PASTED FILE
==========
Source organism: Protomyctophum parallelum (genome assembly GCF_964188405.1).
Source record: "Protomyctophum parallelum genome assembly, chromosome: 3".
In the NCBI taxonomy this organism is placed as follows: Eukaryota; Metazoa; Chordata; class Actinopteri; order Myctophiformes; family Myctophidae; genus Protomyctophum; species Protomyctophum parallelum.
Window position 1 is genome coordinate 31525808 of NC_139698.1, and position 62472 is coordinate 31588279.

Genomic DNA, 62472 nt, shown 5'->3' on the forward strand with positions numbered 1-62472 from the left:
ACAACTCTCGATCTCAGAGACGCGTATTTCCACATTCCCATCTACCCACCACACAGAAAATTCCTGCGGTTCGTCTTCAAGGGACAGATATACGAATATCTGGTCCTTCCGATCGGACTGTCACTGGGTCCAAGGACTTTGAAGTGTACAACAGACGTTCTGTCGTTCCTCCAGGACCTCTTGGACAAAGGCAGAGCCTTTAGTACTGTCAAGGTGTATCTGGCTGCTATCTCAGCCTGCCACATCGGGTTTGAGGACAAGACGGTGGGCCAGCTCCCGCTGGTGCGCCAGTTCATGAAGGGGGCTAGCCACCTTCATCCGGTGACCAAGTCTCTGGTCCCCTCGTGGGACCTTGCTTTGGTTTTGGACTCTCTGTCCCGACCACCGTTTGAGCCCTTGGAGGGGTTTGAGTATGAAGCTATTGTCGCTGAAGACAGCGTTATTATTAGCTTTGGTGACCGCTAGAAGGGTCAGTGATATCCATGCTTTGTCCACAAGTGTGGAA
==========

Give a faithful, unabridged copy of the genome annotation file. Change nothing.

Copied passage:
Source organism: Protomyctophum parallelum (genome assembly GCF_964188405.1).
Source record: "Protomyctophum parallelum genome assembly, chromosome: 3".
In the NCBI taxonomy this organism is placed as follows: Eukaryota; Metazoa; Chordata; class Actinopteri; order Myctophiformes; family Myctophidae; genus Protomyctophum; species Protomyctophum parallelum.
Window position 1 is genome coordinate 31525808 of NC_139698.1, and position 62472 is coordinate 31588279.

Genomic DNA, 62472 nt, shown 5'->3' on the forward strand with positions numbered 1-62472 from the left:
ACAACTCTCGATCTCAGAGACGCGTATTTCCACATTCCCATCTACCCACCACACAGAAAATTCCTGCGGTTCGTCTTCAAGGGACAGATATACGAATATCTGGTCCTTCCGATCGGACTGTCACTGGGTCCAAGGACTTTGAAGTGTACAACAGACGTTCTGTCGTTCCTCCAGGACCTCTTGGACAAAGGCAGAGCCTTTAGTACTGTCAAGGTGTATCTGGCTGCTATCTCAGCCTGCCACATCGGGTTTGAGGACAAGACGGTGGGCCAGCTCCCGCTGGTGCGCCAGTTCATGAAGGGGGCTAGCCACCTTCATCCGGTGACCAAGTCTCTGGTCCCCTCGTGGGACCTTGCTTTGGTTTTGGACTCTCTGTCCCGACCACCGTTTGAGCCCTTGGAGGGGTTTGAGTATGAAGCTATTGTCGCTGAAGACAGCGTTATTATTAGCTTTGGTGACCGCTAGAAGGGTCAGTGATATCCATGCTTTGTCCACAAGTGTGGAA